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13 June 2019

A rush of air to the head

As part of its most recent meeting, the ConnectGREEN project partners visited the Badínsky prales Natura 2000 site: a haven of untouched forest ecosystems in the heart of Slovakia.

Back in 1905, Nicaraguan poet Rubén Darío started his famous poem “Song of Spring in Autumn” with the following verses: “Youth, divine treasure, you are already leaving to not return!”. Over a century later, with the planet and humankind facing a critical moment which urges for reaction to protect biodiversity, one could perhaps describe our current context with a redefinition of those verses: “Nature, divine treasure, you seem to be leaving to not return!”. Nevertheless, there is always hope — and some time to react, too. On 15 May 2019, during the ConnectGREEN project Partner Meeting, held in Banská Bystrica, Slovakia, an immersion to the Badínsky prales proved that humanity can really be sustainable — if it so wants to.

Located in Banská Bystrica, Slovakia, Badínsky prales extend over 30 hectares and acts as an extension to the Pol’ana Biosphere Reserve, home to 1220 higher plant species, 390 types of mushrooms and 278 animal species. Source: Natura 2000.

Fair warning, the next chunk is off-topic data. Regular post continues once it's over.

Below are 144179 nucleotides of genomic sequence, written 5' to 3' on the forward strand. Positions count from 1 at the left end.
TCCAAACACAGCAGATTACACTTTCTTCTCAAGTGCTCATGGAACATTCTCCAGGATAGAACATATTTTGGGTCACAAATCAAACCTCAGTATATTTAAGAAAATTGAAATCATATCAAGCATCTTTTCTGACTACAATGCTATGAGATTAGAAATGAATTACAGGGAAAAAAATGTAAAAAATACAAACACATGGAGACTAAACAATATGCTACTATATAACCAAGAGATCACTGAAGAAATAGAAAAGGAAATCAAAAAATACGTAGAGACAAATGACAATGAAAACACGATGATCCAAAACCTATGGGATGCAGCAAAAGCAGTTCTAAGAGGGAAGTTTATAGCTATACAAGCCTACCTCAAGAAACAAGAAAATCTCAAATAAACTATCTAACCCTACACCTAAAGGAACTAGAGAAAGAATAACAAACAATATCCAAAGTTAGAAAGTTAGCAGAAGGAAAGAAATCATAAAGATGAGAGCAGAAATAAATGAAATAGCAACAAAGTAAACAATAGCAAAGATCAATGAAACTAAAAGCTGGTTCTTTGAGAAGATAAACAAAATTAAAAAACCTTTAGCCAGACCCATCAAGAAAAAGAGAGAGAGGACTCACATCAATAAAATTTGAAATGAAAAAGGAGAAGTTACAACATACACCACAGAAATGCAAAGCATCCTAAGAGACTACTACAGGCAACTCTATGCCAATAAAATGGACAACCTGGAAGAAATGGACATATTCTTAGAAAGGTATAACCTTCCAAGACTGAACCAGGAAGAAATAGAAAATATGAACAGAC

Located in the south-eastern part of the Kremnické pohorie mountains, 10 km to the south-west of Banská Bystrica, the area of primeval forest represents the syncretism of forest ecosystems and rural cultural landscapes, and how both themes can be protected and enjoyed. The forest, a Natura 2000 site, is located in the Alpine biogeographical region and has been protected since 1913, thus being one of the natural reserves in Slovakia protected by law for the longest period of time — with its rare primary fir and beech habitat almost untouched by human activity.

As a matter of fact, within its 30.70 ha, only fallen trunks — threatening the forest road operations — are removed, thus securing the lowest possible human interference. Therefore, the Badínsky prales allow for a unique opportunity to enter an originally aged forest, untouched by human extractive patterns.


The importance of the Badínsky prales becomes bigger when one realises that it also acts as an extension of the Pol’ana Biosphere Reserve, which sits on a 20.360 ha area and helps protect 30 species addressed in the Nature Directives and 17 habitat types indicated within the Habitat Directive (22 and 3, respectively, for the specific territory of the Primeval Forests of Badín).

Pol’ana’s history dates back to 13-15 million years ago, when volcanic activities brought a geological and geomorphological context conducive to the development of several rare species. Overall, Pol’ana — which is covered by forests on 85% of its territory — is home to 1220 higher plant species, 390 types of mushrooms and 278 animal species. For the ConnectGREEN project partners — focused in working to increase the capacity of ecological corridors identification and management and to overcome the conflict between infrastructure development and wildlife conservation — the visit to the site was of utter importance, since it helps protect the project’s three emblematic large carnivore species : the grey wolf, the Eurasian Lynx and the brown bear.

Therefore, nature, divine treasure, be protected to never leave.